The exquisitely sensitive work of Peter Wildbur

By Ian McLaren


Peter Wildbur is one of the quiet men who characterized British graphic design during the formative years of what is now called the ‘design industry’. He played a significant part in the evolution of design practice in Britain and Eire during the 1960s and 70s. He also exemplifies the term ‘information designer’, or ‘information architect’ as sometimes it is now called.

Peter was born in South London during 1927. His childhood was spent in the vicinity of the RAF fighter station at the then Croydon Airport. The squadrons based there played an active part in the Battle of Britain, which influenced Peter to join the wartime Air Training Corps (ATC) as a cadet. Later, on graduating from the Central School in London, when he was conscripted he joined the RAF and served in Germany in Wunstorf (now a Bundesluftwaffe base) at the time of the Berlin Airlift. Peter retained an active involvement in aviation, later becoming a recreational glider pilot and instructor.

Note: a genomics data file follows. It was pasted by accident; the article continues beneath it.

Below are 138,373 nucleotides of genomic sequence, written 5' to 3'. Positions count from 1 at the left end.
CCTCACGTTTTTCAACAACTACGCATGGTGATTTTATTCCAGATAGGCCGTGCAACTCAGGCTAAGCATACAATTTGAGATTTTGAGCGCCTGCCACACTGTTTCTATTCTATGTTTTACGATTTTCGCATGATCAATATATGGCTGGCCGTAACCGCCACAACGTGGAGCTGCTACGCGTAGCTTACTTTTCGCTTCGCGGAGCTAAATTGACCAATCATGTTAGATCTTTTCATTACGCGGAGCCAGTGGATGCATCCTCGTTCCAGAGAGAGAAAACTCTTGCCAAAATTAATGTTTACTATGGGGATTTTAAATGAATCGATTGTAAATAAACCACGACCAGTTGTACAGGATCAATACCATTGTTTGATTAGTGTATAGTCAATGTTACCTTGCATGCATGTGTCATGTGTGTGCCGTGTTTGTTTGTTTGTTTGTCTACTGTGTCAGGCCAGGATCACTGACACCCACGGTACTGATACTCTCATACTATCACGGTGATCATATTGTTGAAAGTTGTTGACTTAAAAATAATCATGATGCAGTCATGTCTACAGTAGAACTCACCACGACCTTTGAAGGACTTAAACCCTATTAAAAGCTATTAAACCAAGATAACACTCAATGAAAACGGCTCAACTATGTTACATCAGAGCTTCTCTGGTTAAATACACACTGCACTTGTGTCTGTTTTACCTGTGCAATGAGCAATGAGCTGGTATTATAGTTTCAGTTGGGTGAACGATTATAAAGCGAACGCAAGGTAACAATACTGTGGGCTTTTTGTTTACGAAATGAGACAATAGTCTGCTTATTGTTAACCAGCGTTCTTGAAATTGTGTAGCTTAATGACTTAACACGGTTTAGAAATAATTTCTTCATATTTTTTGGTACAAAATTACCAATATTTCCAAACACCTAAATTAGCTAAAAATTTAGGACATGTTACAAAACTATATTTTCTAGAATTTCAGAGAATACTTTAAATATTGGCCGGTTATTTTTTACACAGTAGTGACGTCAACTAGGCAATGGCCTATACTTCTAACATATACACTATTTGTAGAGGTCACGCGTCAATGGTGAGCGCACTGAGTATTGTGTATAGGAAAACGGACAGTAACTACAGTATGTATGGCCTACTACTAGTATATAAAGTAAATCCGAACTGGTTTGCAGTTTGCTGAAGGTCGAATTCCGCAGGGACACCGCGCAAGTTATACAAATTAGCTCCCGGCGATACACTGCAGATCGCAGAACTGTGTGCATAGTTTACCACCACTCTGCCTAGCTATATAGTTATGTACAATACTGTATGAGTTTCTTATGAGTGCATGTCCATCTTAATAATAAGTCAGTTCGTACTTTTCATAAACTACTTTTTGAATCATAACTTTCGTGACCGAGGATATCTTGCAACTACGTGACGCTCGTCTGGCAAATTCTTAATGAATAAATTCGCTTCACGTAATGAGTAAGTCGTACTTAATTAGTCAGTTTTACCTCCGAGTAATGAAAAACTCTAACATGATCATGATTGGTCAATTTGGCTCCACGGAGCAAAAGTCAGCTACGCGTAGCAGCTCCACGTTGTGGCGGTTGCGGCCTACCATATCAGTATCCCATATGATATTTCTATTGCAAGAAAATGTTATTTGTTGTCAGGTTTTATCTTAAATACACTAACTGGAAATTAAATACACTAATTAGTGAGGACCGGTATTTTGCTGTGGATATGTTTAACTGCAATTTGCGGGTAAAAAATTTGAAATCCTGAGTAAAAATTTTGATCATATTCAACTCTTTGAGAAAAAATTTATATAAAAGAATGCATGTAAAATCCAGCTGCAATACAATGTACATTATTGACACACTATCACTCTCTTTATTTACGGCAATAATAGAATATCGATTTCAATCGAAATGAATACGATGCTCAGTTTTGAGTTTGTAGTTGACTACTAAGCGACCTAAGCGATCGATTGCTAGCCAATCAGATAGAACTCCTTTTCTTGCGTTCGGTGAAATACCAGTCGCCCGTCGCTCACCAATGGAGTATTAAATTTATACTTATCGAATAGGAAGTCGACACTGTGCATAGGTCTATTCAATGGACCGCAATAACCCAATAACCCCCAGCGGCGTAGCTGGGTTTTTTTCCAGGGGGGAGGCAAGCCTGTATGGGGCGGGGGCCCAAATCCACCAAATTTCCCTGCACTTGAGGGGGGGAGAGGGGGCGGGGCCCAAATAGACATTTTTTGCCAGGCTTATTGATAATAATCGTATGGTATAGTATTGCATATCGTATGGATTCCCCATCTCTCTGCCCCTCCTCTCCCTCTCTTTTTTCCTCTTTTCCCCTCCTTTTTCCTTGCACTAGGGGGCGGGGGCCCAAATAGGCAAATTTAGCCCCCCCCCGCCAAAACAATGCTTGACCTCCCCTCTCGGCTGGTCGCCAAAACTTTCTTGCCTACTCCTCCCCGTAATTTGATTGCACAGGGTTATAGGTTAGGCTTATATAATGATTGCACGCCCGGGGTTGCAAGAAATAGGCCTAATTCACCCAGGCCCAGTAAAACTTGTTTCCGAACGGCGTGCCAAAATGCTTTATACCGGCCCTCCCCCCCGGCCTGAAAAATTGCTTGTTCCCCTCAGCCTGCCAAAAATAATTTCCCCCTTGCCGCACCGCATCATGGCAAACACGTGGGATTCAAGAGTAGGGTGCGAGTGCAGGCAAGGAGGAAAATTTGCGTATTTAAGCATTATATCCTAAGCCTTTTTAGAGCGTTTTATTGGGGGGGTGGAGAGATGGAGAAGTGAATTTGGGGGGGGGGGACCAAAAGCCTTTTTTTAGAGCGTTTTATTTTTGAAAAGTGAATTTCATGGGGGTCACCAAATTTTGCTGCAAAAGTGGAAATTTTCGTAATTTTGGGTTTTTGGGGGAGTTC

He had studied design initially at Sutton School of Arts and Crafts where he was impressed by the principal, WL Gaydon, whose enthusiasm for applied industrial art made an impression on Peter. In an unpublished manuscript Barry Kitts quotes Peter as observing that ‘Gaydon had a unique gift for communicating his topics with insight and enthusiasm, qualities which I then took for granted but have found to be in short supply in our market-orientated education system today’. ...